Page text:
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Adherence to antiretroviral treatment in 2013 between myth and reality
© Cibea et al; licensee BioMed Central Ltd. 2013
Published: 16 December 2013
The number of children born to HIV seropositive mothers in Romania has increased in the past few years, since the patients from the ’90s cohort have reached reproductive age and new cases of sexually or drug infected women have emerged.
We present the case of a 9 year, 6 month old girl, diagnosed with HIV at the age of 2, right after the death of her HIV seropositive father (later the mother was also diagnosed with HIV). For more than 7 years the mother did not administer the child the antiretroviral treatment that she was supplied with. In January 2013, after the mother’s death, the patient’s health worsened. She was admitted for multiple opportunistic associated infections, but, despite the complex therapeutic treatment administered, the evolution was not favorable.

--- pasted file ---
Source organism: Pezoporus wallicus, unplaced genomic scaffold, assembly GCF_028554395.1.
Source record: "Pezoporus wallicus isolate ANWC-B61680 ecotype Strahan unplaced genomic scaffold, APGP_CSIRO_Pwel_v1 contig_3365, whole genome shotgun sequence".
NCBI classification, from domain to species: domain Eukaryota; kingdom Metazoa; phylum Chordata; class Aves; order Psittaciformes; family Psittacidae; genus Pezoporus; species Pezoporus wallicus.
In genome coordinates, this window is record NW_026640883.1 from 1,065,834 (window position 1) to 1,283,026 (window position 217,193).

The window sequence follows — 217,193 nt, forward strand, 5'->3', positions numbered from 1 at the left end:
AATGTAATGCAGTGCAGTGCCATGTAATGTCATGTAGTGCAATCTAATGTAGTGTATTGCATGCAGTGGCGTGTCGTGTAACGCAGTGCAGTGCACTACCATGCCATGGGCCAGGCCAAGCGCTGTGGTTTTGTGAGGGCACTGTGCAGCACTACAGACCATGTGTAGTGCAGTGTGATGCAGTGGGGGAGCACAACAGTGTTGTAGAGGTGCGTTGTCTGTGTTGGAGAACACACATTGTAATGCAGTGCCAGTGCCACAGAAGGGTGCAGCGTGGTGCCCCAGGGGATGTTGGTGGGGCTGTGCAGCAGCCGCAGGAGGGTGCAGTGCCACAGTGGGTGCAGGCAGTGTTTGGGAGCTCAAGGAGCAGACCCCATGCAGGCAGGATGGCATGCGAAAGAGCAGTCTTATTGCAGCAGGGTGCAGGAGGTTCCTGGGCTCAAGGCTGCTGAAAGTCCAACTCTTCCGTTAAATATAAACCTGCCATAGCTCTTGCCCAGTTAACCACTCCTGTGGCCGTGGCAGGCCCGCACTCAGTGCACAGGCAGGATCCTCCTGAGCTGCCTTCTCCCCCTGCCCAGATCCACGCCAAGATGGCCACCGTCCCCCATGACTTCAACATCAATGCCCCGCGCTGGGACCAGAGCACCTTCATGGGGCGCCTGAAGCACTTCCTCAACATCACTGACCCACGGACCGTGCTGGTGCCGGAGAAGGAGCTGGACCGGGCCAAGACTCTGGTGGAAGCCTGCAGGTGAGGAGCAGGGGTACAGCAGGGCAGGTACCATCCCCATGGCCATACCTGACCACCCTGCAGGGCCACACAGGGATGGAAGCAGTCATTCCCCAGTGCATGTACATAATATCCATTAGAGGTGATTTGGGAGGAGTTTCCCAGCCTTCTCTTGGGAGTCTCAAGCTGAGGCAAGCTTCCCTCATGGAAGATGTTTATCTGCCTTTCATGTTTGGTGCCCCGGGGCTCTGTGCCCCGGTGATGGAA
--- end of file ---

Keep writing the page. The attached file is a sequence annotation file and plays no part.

Adherence to medical care and antiretroviral therapy of a seropositive child is still a challenge and it actually involves the adherence of both parent and child. Because of prolonged treatment abandonment, the management of HIV infection associated with severe opportunistic infections is extremely difficult, due to lack of treatment response of an exhausted organism, limited therapeutic options, drug interactions, and adverse events.
This article is published under license to BioMed Central Ltd. This is an Open Access article distributed under the terms of the Creative Commons Attribution License (http://creativecommons.org/licenses/by/2.0), which permits unrestricted use, distribution, and reproduction in any medium, provided the original work is properly cited.